Former President George W. Bush touches the casket of his father, former President George H. W. Bush, after delivering a eulogy during the elder Bush's state funeral at Washington National Cathedral in Washington, D.C.
WASHINGTON (Dec. 05, 2017) Former President George W. Bush touches the casket of his father, former President George H. W. Bush, after delivering a eulogy during the elder Bush's state funeral at Washington National Cathedral in Washington, D.C., Dec. 5, 2018. Bush, the 41st president of the United States, died Nov. 30, 2018, in Houston, Texas at the age of 94. Bush flew 58 combat missions as a Navy pilot during World War II, for which he was awarded the Distinguished Flying Cross, three Air Medals and shared the Presidential Unit Citation awarded to the light aircraft carrier USS San Jacinto (CVL 30). Bush lay in state at the Capitol Rotunda before a state funeral at the National Cathedral in Washington, D.C. He will be laid to rest next to former first lady Barbara Bush in College Station, Texas. (U.S. Coast Guard photo by Public Affairs Specialist 1st Class Andrew Kendrick) File# 181205-D-LP265-1246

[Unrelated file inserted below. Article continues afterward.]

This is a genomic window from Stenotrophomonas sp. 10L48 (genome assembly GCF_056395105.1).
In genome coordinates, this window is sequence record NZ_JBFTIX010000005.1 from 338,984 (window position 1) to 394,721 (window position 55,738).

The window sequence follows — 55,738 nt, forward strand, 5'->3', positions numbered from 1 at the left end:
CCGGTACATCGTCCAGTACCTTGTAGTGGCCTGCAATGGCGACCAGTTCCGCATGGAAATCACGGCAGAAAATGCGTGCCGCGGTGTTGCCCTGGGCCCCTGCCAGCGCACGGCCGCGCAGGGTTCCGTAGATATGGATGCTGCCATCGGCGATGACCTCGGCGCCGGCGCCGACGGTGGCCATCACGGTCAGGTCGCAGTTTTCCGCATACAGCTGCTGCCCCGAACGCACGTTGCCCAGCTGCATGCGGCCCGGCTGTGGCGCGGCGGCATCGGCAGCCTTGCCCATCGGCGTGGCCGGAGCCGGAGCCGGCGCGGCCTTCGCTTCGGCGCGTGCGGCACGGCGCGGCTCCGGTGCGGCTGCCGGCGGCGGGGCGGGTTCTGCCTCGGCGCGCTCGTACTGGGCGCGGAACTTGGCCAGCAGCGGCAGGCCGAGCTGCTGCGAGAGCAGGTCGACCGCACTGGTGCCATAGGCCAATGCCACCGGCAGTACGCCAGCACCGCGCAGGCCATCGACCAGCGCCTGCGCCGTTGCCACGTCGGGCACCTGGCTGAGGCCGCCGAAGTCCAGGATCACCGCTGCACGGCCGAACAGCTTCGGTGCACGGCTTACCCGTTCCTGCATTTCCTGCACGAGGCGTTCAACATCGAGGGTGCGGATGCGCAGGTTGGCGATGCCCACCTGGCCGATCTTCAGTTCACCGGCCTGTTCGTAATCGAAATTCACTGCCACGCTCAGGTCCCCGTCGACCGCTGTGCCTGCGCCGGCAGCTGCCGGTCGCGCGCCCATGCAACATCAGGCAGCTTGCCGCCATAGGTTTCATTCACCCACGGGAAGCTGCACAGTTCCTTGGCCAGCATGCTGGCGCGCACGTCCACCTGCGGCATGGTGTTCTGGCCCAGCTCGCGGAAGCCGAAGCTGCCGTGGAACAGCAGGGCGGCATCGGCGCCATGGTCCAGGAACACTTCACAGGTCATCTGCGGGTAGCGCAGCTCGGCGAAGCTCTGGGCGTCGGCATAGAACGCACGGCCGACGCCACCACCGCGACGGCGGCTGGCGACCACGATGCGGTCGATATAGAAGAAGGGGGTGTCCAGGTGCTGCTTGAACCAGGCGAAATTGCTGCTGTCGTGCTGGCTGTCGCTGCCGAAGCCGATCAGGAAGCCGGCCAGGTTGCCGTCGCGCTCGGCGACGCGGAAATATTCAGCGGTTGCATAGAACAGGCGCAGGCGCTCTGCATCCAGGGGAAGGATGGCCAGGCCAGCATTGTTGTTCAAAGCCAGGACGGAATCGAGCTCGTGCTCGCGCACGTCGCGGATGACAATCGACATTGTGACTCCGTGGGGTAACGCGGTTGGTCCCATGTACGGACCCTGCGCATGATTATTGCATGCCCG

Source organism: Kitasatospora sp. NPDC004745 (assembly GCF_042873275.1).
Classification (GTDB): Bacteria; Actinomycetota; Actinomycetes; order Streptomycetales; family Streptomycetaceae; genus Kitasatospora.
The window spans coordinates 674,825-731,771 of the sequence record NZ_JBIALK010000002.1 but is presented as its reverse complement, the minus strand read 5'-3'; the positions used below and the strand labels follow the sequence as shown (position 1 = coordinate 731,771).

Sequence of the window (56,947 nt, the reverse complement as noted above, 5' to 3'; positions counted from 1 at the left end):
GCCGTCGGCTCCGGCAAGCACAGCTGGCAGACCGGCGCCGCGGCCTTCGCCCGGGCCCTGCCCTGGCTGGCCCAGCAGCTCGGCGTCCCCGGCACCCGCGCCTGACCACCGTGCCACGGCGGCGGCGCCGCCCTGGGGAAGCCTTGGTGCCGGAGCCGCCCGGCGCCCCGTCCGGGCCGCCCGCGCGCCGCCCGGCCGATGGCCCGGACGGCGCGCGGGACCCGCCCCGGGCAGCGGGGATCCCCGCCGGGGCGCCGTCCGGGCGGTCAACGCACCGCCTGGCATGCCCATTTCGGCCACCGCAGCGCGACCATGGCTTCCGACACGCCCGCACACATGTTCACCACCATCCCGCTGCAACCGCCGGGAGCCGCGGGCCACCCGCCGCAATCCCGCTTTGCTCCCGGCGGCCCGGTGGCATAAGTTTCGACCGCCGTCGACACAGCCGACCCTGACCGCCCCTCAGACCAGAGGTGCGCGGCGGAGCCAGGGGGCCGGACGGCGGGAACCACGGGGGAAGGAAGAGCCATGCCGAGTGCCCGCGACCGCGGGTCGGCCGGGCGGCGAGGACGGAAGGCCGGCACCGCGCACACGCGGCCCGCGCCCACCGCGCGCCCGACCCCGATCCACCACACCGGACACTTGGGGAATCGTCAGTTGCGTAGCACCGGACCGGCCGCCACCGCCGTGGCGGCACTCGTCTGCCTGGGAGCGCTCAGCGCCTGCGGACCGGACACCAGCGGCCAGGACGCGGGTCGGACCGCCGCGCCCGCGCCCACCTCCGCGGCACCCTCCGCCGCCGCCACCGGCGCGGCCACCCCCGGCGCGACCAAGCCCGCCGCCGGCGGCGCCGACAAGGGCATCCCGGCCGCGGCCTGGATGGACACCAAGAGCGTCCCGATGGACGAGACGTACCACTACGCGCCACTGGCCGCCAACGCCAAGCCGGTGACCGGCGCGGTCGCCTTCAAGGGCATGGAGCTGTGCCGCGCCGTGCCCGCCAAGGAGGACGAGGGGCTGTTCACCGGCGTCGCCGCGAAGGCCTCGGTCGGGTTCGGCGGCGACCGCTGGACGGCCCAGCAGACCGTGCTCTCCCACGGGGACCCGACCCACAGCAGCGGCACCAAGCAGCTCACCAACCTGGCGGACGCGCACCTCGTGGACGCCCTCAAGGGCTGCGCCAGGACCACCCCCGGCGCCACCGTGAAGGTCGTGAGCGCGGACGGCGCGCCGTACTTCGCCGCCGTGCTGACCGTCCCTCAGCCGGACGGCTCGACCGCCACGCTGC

Carved from Indiana limestone, the cathedral's construction began in 1907 and took 83 years to complete in 1990. The structure comprises a 30-story-tall central tower, nine-bay nave, 215 stained glass windows, 112 gargoyles, including one of Darth Vader, an intricately carved wooden choir area, numerous chapels, and a crypt where President Woodrow Wilson and Helen Keller are buried. The cathedral's master plan was designed by George Frederick Bodley, a highly regarded British Gothic Revival architect of the late-19th and early-20th centuries, and was influenced by Canterbury. Construction started with a ceremonial address by President Theodore Roosevelt and the laying of the cornerstone. Planners hoped it would play a role similar to Westminster Abbey in the United Kingdom though intended as defined it as non-sectarian and nondenominational. The cathedral's design shows a mix of Gothic architectural styles of the Middle Ages. The cathedral was built with several intentional "flaws" in keeping with an apocryphal medieval custom that sought to illustrate that only God can be perfect. In 2016 two Confederate battle flag images were removed from stained glass windows commemorating the lives of Confederate generals Robert E. Lee and Stonewall Jackson installed in 1953. In 2017 stained glass windows honoring Lee and Jackson we removed completely.